The Motley Fool Discussion Boards
Financial Planning / Tax Strategies
|Subject: Re: Term Certain Annuitization - Inherited Annui||Date: 9/21/2012 10:15 AM|
|Author: Wradical||Number: 116650 of 120799|
If you look closer at the quoted material is correct as it pertains to
"amounts received as loans or amounts received on surrenders "
"Taxation of Annuity Withdrawals and Distributions."
"For annuities purchased before August 14, 1982, the general rule regarding cash withdrawals, amounts received as loans or amounts received on surrenders is that they are tax free until they equal the contract owner’s basis or investment in the contract. After that, they are fully taxable as income. These annuities are given “first-in, first-out” (FIFO) treatment.
Annuities purchased on or after August 14, 1982, the general rule regarding these same kinds of distributions is that they will be treated first as fully taxable interest payments and only second as a recovery of non-taxable basis. These annuities are given “last-in, first-out” (LIFO) treatment."
However, these only pertain to the transactions described, for tax-deferred annuities, and not a "pure, actual" stream of payments, which is what annuities were origianlly designed to be, and what I understand the OPs questions are about. These are described in the first paragraph,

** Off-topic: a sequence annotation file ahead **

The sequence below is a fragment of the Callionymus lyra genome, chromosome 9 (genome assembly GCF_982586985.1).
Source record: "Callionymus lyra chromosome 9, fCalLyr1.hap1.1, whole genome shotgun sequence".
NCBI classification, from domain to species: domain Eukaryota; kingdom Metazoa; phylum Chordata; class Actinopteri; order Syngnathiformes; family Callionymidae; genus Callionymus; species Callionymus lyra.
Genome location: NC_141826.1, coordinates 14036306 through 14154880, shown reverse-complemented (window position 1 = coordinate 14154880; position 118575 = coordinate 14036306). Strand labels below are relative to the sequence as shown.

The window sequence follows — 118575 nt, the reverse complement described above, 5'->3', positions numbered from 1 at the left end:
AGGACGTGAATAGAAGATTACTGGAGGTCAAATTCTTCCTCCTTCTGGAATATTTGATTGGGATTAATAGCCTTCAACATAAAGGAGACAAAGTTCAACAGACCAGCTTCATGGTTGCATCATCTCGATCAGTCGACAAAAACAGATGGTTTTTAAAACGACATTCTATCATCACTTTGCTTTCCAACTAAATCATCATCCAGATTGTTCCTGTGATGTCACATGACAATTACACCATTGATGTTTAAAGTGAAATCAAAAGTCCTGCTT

Taxation of Annuity Income
Income received from a nonqualified annuity under a structured annuitization option is taxed in accordance with the exclusion ratio. The exclusion ratio treats each annuity payment as part principal and part interest, thereby excluding a portion of each payment from tax and taxing a portion. The exclusion ratio is the “investment in the contract” (i.e., total premiums paid) divided by the “expected return” (i.e., total amounts to be received). If the expected return is not based on a life expectancy – as would be the case with a fixed term of years option, for example – it is calculated simply by adding the total amounts to be received. If the expected return is based on a life (or joint life) expectancy, certain IRS-prescribed tables and multipliers are used to determine the total expected return.
By the way, that other rule about the 3-yr. payback, where you get the cost up front, and then all income after that, you used to see that most commonly with US Government retirees. Today, it's pretty rare. Govt. retirees are mostly taxed on the regular exclusion-percentage basis, like others.
Also, the OP should be sure about the meaning of the phrase "term certain", when discussing annuities. Are we talking about an actual fixed term, or a guaranteed minimum term equivalent in the case of death? You sometimes see something written, "lifetime joint & several annuity, with 10-yr. term certain". That means if they die prematurely, the annuity will pay off at least 10 yrs. worth of payments as a death payout. The phrase gets used loosely sometimes.
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